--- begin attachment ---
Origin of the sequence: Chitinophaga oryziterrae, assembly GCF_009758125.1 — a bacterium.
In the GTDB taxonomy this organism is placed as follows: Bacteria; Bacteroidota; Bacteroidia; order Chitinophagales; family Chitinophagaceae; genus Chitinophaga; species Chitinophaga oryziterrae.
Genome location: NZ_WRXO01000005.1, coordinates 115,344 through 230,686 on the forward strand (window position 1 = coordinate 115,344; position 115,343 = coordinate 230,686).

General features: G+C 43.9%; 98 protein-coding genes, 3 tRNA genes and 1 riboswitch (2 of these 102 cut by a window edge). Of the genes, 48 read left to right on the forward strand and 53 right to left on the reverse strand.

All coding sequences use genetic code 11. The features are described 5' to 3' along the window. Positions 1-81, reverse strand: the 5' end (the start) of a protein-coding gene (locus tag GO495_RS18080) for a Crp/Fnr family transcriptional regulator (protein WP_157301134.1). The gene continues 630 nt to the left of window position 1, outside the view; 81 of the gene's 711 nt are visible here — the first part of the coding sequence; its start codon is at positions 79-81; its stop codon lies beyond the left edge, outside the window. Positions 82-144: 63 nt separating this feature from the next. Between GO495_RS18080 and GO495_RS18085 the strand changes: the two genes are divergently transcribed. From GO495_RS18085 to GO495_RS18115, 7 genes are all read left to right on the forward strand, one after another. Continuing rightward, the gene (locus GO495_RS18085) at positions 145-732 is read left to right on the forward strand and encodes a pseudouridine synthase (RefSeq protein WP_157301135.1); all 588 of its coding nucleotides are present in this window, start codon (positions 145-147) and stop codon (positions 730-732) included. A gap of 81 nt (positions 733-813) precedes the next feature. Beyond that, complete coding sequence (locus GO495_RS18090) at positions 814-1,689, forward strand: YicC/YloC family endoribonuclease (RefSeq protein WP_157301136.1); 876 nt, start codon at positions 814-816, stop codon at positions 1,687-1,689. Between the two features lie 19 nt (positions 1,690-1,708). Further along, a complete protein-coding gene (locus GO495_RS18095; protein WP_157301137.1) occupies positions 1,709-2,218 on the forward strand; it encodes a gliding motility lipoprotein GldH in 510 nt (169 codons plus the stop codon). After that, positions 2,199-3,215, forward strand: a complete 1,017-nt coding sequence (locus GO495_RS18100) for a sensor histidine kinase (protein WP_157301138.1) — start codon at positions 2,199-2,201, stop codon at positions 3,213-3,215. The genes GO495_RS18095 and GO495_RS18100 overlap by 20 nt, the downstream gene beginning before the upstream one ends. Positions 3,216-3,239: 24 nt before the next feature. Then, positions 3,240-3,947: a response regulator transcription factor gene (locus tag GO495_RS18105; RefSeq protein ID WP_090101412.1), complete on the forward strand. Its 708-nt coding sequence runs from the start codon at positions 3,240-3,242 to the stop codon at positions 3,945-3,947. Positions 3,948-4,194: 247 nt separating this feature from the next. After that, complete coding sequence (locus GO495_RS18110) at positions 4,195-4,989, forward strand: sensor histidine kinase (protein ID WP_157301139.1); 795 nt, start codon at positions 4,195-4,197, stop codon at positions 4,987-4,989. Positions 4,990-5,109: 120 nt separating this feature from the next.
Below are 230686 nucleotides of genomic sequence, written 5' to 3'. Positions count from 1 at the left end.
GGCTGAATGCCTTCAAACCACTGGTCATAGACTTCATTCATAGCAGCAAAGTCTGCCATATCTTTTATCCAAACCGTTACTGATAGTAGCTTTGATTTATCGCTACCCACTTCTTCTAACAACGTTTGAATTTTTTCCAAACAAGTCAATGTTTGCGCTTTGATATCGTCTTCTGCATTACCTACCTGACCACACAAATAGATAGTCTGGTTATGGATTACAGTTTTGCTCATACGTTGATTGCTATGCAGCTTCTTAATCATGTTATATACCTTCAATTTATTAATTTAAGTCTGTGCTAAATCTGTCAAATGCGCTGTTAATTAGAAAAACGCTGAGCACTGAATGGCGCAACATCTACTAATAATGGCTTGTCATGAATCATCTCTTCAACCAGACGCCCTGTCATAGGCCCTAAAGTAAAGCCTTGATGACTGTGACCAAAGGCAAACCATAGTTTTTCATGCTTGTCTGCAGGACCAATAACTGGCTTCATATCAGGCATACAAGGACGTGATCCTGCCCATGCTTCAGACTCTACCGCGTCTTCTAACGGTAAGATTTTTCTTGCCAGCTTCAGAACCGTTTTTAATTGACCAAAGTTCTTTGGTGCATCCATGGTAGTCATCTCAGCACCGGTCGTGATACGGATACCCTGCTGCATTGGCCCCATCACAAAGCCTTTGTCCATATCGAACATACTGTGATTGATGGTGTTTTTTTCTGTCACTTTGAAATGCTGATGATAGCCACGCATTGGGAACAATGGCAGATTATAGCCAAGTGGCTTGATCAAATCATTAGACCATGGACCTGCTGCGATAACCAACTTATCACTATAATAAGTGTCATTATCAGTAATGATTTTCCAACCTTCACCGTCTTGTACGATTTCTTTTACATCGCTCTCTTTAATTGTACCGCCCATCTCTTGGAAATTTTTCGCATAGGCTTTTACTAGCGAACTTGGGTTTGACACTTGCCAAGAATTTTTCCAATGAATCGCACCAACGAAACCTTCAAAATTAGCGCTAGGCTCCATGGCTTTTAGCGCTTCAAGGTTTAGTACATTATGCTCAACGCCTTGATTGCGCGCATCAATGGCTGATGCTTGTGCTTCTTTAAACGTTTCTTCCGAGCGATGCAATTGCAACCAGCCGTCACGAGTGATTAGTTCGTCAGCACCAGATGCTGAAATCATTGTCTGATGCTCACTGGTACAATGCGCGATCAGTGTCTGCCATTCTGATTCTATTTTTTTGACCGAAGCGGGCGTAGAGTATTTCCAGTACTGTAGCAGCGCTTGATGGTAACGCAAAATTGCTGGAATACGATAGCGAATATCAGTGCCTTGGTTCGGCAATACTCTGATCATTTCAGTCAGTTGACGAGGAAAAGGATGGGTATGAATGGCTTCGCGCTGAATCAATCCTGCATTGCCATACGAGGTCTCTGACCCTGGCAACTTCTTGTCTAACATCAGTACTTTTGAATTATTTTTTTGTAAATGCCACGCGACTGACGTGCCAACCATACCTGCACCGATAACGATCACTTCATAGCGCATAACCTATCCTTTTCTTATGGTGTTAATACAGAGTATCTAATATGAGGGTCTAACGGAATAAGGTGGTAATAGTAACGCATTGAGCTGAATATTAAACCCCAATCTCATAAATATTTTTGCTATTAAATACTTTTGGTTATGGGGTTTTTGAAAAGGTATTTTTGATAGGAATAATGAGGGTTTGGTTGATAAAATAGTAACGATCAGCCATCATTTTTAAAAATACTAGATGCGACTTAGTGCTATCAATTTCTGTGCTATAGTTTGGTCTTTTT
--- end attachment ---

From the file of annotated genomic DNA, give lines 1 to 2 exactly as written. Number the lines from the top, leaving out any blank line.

Origin of the sequence: Chitinophaga oryziterrae, assembly GCF_009758125.1 — a bacterium.
In the GTDB taxonomy this organism is placed as follows: Bacteria; Bacteroidota; Bacteroidia; order Chitinophagales; family Chitinophagaceae; genus Chitinophaga; species Chitinophaga oryziterrae.